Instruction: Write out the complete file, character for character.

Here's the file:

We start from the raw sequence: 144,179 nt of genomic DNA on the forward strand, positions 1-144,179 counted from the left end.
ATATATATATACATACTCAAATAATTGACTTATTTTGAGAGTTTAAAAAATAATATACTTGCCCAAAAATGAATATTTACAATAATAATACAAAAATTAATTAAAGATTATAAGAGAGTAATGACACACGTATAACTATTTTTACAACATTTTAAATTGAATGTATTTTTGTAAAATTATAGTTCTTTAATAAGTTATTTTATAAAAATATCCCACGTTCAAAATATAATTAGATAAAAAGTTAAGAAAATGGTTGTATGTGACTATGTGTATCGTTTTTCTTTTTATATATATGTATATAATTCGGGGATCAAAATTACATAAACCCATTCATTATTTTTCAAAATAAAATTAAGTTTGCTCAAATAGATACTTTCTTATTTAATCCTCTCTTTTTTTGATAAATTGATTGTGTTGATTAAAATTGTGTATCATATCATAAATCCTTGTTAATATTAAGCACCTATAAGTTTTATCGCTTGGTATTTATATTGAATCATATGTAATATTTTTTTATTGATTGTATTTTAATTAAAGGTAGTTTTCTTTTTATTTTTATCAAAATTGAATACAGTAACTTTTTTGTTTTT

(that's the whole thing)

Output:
We start from the raw sequence: 144,179 nt of genomic DNA on the forward strand, positions 1-144,179 counted from the left end.
ATATATATATACATACTCAAATAATTGACTTATTTTGAGAGTTTAAAAAATAATATACTTGCCCAAAAATGAATATTTACAATAATAATACAAAAATTAATTAAAGATTATAAGAGAGTAATGACACACGTATAACTATTTTTACAACATTTTAAATTGAATGTATTTTTGTAAAATTATAGTTCTTTAATAAGTTATTTTATAAAAATATCCCACGTTCAAAATATAATTAGATAAAAAGTTAAGAAAATGGTTGTATGTGACTATGTGTATCGTTTTTCTTTTTATATATATGTATATAATTCGGGGATCAAAATTACATAAACCCATTCATTATTTTTCAAAATAAAATTAAGTTTGCTCAAATAGATACTTTCTTATTTAATCCTCTCTTTTTTTGATAAATTGATTGTGTTGATTAAAATTGTGTATCATATCATAAATCCTTGTTAATATTAAGCACCTATAAGTTTTATCGCTTGGTATTTATATTGAATCATATGTAATATTTTTTTATTGATTGTATTTTAATTAAAGGTAGTTTTCTTTTTATTTTTATCAAAATTGAATACAGTAACTTTTTTGTTTTT